I’ve always been a little on the fence about experimental film. I mean, I get it, or at least I think I do, but, at the end of the day, I really just kind of want to watch a STORY. I’m not saying narrative filmmaking is a more valid means of cinematic expression, I’m just saying, that it sure is a hell of a lot easier to watch! Like, poetry is great and all, but sometimes I just want to read a novel about an assassin kicking ass! Ok, sure, I’m being slightly facetious here, but, honestly, if you look over my movie watching history of the past 6 years, you’ll notice, that for such a supposed celluloid snob, I sure watch a lot of “junk” too. Still, even if *I* claim to sometimes appreciate them, why do most people (myself included a large percentage of the time) find experimental films so hard to watch? Probably because most people (myself included a large percentage of the time) try to watch them like narratives. This is bound to leave the viewer disappointed, because, for an experimental film to be truly successful, it needs to be truly incomprehensible. Disagree? Read on while I try to explain this position while talking about the Brother’s Quay’s magnificent 1986 stop motion short The Street of Crocodiles.
Let’s start with the plot summary from IMDB for Street of Crocodiles:
A man closes up a lecture hall; he reaches into a box and snips the string holding a gaunt puppet. Released, the puppet warily explores the darkened rooms about him. Screws twist out of objects and move about. A boy doll catches light with a mirror, shining it around: he spotlights the gaunt explorer. An adult female doll stands with breasts exposed. Mechanical spools and wheels turn. The gaunt man investigates. Four doll men surround him, dress him in colorful clothes, invite him to look inside displays that include drawings of penile skeletons. Female dolls awkwardly rotate their arms from broken shoulders. The gaunt man watches. Bruno Schultz is quoted.
Really, I think that’s all that can safely be said about this film and what it means, at least if we are talking about what it “Means” with a capital M. I’m sure The Brother’s Quay had some “deep shit” in mind while they were creating this film. It probably had something to do with that Bruno Schultz quote at the end. But the moment a work of art becomes so transparent as to be explainable, I really think it suddenly loses a large percentage of its mystery and allure. I’m, of course, not saying that the creator should just throw a bunch of random shit on the film, that would be stupid. It’s one of those ineffable mysteries of art that an incomprehensible masterpiece can be so obviously more brilliant than an incomprehensible pile of shit. And, all this doesn’t mean one shouldn’t try to explain what all those twisting screws in Street of Crocodiles MEAN, just that to get lost in assigning specific meaning to a film like this is to miss the point.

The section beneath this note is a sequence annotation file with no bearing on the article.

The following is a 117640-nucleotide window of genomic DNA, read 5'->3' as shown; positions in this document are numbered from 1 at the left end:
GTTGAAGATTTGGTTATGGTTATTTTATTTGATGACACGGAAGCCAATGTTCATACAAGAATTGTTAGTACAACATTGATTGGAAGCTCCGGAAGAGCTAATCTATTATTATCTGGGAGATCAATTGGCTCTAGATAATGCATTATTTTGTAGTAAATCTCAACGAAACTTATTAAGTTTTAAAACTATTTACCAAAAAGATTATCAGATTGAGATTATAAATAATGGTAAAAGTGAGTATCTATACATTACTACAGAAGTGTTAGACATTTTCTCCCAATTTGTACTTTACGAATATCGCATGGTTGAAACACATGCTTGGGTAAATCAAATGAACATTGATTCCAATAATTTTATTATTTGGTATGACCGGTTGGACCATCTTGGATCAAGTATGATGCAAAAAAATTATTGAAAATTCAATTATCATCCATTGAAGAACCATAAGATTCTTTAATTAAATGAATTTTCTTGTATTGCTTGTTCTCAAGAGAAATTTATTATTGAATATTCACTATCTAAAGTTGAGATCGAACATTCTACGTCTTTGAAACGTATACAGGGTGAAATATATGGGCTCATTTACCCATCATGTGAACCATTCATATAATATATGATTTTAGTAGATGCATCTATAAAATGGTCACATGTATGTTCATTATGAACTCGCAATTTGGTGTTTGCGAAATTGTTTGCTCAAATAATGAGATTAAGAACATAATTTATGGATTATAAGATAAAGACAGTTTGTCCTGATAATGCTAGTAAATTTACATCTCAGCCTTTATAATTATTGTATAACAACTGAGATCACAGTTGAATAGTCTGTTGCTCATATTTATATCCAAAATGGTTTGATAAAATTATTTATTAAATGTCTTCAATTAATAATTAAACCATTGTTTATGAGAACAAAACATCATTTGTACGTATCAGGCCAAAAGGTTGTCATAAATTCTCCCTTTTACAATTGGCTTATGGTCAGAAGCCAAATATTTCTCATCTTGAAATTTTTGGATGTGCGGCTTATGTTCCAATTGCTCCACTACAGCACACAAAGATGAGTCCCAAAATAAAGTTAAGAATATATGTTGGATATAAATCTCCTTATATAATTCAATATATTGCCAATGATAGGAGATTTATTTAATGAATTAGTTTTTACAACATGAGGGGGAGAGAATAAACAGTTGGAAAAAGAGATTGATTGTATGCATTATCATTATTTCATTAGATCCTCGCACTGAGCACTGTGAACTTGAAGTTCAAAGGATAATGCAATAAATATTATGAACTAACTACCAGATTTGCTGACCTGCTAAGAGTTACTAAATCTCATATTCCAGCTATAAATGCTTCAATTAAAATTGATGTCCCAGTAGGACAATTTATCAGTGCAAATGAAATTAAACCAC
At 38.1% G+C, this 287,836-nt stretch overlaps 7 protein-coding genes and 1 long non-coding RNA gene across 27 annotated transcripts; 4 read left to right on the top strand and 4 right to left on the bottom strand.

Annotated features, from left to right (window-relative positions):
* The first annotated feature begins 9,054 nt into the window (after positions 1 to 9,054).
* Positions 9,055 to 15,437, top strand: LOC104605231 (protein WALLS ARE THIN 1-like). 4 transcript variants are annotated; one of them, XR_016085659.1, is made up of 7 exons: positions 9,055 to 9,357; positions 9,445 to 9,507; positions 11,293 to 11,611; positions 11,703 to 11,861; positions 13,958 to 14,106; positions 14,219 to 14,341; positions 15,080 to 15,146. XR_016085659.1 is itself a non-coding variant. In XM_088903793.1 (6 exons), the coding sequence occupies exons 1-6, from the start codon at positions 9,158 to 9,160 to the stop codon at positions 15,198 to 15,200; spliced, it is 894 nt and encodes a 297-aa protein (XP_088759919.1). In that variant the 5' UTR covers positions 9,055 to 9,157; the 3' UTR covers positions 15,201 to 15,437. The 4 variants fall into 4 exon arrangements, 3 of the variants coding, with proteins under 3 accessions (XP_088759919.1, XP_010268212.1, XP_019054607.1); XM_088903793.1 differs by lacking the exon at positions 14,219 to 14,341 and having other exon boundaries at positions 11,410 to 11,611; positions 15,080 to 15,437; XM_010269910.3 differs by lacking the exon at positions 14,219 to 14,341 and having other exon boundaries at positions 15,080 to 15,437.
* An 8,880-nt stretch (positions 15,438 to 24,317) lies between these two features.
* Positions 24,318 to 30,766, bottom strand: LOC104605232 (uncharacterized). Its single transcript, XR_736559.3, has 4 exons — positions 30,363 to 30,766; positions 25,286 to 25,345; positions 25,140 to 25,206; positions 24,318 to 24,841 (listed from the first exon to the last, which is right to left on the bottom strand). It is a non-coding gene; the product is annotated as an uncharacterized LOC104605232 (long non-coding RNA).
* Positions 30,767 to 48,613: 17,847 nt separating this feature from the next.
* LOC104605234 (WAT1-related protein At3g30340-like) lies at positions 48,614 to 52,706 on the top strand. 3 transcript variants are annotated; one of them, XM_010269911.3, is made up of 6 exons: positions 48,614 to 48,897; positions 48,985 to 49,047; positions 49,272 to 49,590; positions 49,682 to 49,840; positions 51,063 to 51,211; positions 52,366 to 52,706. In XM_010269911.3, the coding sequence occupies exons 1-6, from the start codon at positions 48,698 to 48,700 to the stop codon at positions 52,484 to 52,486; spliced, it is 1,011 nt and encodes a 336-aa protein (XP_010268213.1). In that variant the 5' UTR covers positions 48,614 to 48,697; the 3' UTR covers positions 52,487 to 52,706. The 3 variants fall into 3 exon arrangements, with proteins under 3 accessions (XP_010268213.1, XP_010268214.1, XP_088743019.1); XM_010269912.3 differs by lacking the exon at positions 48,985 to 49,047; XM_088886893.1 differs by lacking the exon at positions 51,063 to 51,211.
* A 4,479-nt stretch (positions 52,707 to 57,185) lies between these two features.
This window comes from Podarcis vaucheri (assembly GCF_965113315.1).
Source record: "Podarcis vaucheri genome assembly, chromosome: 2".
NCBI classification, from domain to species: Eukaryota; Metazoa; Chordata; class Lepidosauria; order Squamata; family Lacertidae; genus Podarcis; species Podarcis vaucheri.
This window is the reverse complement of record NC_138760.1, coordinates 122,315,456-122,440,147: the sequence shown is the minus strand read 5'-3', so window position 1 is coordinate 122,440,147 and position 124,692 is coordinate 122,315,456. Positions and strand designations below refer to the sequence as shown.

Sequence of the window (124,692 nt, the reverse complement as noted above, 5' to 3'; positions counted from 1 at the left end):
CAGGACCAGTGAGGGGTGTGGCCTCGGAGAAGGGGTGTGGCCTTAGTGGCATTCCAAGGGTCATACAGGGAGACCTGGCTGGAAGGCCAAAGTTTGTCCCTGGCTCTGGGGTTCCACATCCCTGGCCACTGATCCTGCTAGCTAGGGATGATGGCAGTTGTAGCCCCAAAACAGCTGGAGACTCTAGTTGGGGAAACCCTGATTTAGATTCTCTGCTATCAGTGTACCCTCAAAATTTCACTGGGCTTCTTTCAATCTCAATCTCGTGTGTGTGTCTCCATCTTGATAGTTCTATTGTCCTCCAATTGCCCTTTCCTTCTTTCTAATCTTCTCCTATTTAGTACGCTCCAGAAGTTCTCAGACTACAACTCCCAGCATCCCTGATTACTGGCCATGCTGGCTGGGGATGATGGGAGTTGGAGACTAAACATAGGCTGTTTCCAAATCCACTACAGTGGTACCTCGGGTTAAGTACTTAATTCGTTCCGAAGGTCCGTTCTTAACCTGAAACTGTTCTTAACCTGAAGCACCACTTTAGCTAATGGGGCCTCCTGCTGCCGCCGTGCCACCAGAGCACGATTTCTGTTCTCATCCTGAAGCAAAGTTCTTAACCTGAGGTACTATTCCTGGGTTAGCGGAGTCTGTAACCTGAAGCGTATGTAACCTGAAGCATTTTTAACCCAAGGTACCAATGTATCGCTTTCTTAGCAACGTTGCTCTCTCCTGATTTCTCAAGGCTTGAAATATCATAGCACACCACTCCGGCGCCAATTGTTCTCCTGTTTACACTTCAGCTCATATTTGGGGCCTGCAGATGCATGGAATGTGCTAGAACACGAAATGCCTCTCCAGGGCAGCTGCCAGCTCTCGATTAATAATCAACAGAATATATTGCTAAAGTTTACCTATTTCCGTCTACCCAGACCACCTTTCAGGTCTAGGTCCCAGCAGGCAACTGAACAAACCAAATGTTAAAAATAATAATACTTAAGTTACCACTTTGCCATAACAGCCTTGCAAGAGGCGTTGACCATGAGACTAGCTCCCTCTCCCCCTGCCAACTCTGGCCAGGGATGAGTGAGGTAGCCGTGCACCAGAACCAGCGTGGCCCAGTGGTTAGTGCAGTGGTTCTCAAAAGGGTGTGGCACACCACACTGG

I think this is why I hate directors that rely on symbolism so much. When some no talent ass-clown (cough, Jodorowsky, cough) starts leafing through his Big Book of Over-obvious Symbolism and then vomiting it all over the screen, the viewer is going to be in for a tedious exercise in how closely they paid attention in art school. And sure, Street of Crocodiles is full of phallic and yonic imagery galore, but, cocks and pussies are kind of universal, so I’ll let that kind of symbolism slide as long as it doesn’t seem like they are trying to hammer home some kind of point. I guess what I’m trying to say is, a cock in a movie is fine, just don’t try to hit me over the head with it.
So, if I won’t let you assign any specific meaning to Street of Crocodiles, what CAN you do with a film like this? Well, first, you can start by ignoring me and trying to assign meaning to it. Just don’t, for the love of cocks in films, get carried away. It’s just YOUR meaning, YOUR ideas, appreciating any work of art is an intellectual exercise in suppressing the ego while frantically trying to make sense of what you are looking at. Don’t try to follow it like a narrative. Don’t worry about what that monkey is supposed to represent, or, seriously, what’s with all the screws. Assign your own mini narratives to that stuff with the reflected spot of light with the mirror and let yourself get caught up in the twisted dream logic. Maybe strong acid would help too?
After that, appreciate it for what it IS, not what it isn’t. It’s not a coherent story, it’s a brilliant exercise in atmosphere. It’s a film brimming with decay, filth, solitude, depression, and overcast Eastern Bloc repression. Which, if you are like me, that is EXACTLY what you are looking for in a movie! Also, if that description gets your genitals aflutter, I have some music recommendations you might also enjoy.
Finally, if you want to check this brilliant film out yourself, you can find it on youtube here: